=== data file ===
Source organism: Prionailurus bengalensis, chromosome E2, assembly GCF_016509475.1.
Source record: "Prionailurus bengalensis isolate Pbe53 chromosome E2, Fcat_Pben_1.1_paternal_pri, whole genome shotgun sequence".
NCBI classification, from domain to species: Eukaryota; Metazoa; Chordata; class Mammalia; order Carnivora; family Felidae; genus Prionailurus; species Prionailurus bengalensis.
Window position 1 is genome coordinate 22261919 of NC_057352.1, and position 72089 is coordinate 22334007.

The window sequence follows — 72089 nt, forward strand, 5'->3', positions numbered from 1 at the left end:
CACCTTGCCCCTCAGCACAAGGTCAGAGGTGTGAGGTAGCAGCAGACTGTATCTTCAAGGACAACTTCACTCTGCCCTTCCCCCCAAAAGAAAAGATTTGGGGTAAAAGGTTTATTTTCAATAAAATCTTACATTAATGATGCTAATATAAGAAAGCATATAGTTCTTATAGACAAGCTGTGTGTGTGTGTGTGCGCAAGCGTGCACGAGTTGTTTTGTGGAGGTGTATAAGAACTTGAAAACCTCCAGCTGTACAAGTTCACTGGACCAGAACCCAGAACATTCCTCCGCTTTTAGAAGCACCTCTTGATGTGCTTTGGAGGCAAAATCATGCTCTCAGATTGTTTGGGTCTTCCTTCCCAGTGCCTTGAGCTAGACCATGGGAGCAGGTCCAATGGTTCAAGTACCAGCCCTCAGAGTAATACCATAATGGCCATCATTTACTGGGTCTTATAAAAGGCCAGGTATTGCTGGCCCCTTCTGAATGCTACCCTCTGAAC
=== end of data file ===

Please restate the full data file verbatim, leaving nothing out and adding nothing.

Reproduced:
Source organism: Prionailurus bengalensis, chromosome E2, assembly GCF_016509475.1.
Source record: "Prionailurus bengalensis isolate Pbe53 chromosome E2, Fcat_Pben_1.1_paternal_pri, whole genome shotgun sequence".
NCBI classification, from domain to species: Eukaryota; Metazoa; Chordata; class Mammalia; order Carnivora; family Felidae; genus Prionailurus; species Prionailurus bengalensis.
Window position 1 is genome coordinate 22261919 of NC_057352.1, and position 72089 is coordinate 22334007.

The window sequence follows — 72089 nt, forward strand, 5'->3', positions numbered from 1 at the left end:
CACCTTGCCCCTCAGCACAAGGTCAGAGGTGTGAGGTAGCAGCAGACTGTATCTTCAAGGACAACTTCACTCTGCCCTTCCCCCCAAAAGAAAAGATTTGGGGTAAAAGGTTTATTTTCAATAAAATCTTACATTAATGATGCTAATATAAGAAAGCATATAGTTCTTATAGACAAGCTGTGTGTGTGTGTGTGCGCAAGCGTGCACGAGTTGTTTTGTGGAGGTGTATAAGAACTTGAAAACCTCCAGCTGTACAAGTTCACTGGACCAGAACCCAGAACATTCCTCCGCTTTTAGAAGCACCTCTTGATGTGCTTTGGAGGCAAAATCATGCTCTCAGATTGTTTGGGTCTTCCTTCCCAGTGCCTTGAGCTAGACCATGGGAGCAGGTCCAATGGTTCAAGTACCAGCCCTCAGAGTAATACCATAATGGCCATCATTTACTGGGTCTTATAAAAGGCCAGGTATTGCTGGCCCCTTCTGAATGCTACCCTCTGAAC